I ran for Student Body President in high school. I was a junior, and at the time, I led my classmates as Student Body Communications Director. I was a member of Student Government, actively participated in other clubs such as the National Honor Society, held a 3.9+ GPA, and believed in who I was as a strong leader.
I was one of two candidates that participated in the election, My opponent was one of my closest friends at the time. We worked closely together in Student Government and many other classes over the years. Our competition was a friendly one because I knew he was a great leader, and I believed I would be happy with either outcome.
I believed that I was qualified to lead my classmates through a great year, and on the surface, others appeared to feel the same way. As Student Body Communications Director, I was supporting our Student Body President and planned to carry on several successful initiatives he had implemented during his time in office. My friends, many teachers, and my mentors supported me and my ideas.
When campaign week came around, I was thankful to have so many people who believed in me and stood by me. My team plastered handmade posters with my name and slogan through the halls, I gave speeches to various classrooms explaining why they should vote for me and what I planned to change, and my support system rallied behind me to encourage others to vote for me. On election day, my classmates and I recounted our previous Student Body Presidents, many of which, we realized, had been men. It was no secret that the position had been male-dominated in years past.
At the end of election day, despite not knowing the results of the vote, I felt accomplished and proud of myself. I risked putting myself out there to stand up for what I believed in, and I was hopeful that I would have a chance to share what a strong leader I was with my classmates.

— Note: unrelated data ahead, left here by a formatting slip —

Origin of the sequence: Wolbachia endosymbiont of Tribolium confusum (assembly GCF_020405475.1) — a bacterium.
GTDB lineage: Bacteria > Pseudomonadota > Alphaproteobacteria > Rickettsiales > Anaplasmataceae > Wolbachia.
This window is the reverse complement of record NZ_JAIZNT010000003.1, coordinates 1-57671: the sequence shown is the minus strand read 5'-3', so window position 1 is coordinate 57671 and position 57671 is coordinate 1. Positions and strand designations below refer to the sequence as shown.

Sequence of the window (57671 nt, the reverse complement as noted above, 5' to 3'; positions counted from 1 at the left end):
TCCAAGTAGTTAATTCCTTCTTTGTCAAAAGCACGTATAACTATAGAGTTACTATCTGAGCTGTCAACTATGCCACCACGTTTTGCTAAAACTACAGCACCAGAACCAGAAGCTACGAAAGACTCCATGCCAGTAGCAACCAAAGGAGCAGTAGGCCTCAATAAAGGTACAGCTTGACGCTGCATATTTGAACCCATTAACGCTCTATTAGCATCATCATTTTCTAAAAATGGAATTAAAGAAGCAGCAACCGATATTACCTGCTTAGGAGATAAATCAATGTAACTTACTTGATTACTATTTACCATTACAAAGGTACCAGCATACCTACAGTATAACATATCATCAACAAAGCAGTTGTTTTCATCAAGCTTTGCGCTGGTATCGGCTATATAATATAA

I lost the election. My opponent was qualified to lead and it made sense to me that my peers had chosen him. Over time though, I learned that many of my classmates chose my opponent based on his gender and justified their decisions by stating to one another that they would rather have a gay man lead the school than a woman because a woman shouldn’t be in charge. Often stated jokingly, I knew there were strong, discriminatory biases against both of us behind their giggles. For the first time, at the age of seventeen, I fully understood the magnitude of women’s inequality, particularly in positions of leadership.
The Student Body election of my junior year was not a defining moment in my life, nor was it life-shattering; however, the memories have stuck with me throughout the years. I’ll never let anybody tell me that I’m “less than” simply because I’m a woman. If I’m not qualified, don’t meet the requirements, or don’t have the necessary experience, I’ll gladly accept those reasons as answers. What I won’t tolerate is being overlooked because I’m a woman when I am qualified for a position, a job, or what have you.
As a result of my experience, I choose to call out gender bias when I recognize it. I am proud to use my experience, one that might seem small and unimportant, to amplify the voices of other women and celebrate all women who have overcome barriers to hold leadership positions in all areas of their lives. I’ll always champion women and their achievements they’ve had to fight for.